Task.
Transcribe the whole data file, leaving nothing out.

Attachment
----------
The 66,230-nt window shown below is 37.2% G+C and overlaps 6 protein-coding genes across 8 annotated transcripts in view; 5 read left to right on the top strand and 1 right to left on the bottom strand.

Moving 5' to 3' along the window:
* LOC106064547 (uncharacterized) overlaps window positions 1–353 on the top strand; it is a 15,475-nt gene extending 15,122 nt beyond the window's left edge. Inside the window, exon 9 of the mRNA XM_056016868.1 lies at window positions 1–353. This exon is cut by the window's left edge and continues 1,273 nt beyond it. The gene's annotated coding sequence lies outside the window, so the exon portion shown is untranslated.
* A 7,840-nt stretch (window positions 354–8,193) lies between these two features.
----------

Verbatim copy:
The 66,230-nt window shown below is 37.2% G+C and overlaps 6 protein-coding genes across 8 annotated transcripts in view; 5 read left to right on the top strand and 1 right to left on the bottom strand.

Moving 5' to 3' along the window:
* LOC106064547 (uncharacterized) overlaps window positions 1–353 on the top strand; it is a 15,475-nt gene extending 15,122 nt beyond the window's left edge. Inside the window, exon 9 of the mRNA XM_056016868.1 lies at window positions 1–353. This exon is cut by the window's left edge and continues 1,273 nt beyond it. The gene's annotated coding sequence lies outside the window, so the exon portion shown is untranslated.
* A 7,840-nt stretch (window positions 354–8,193) lies between these two features.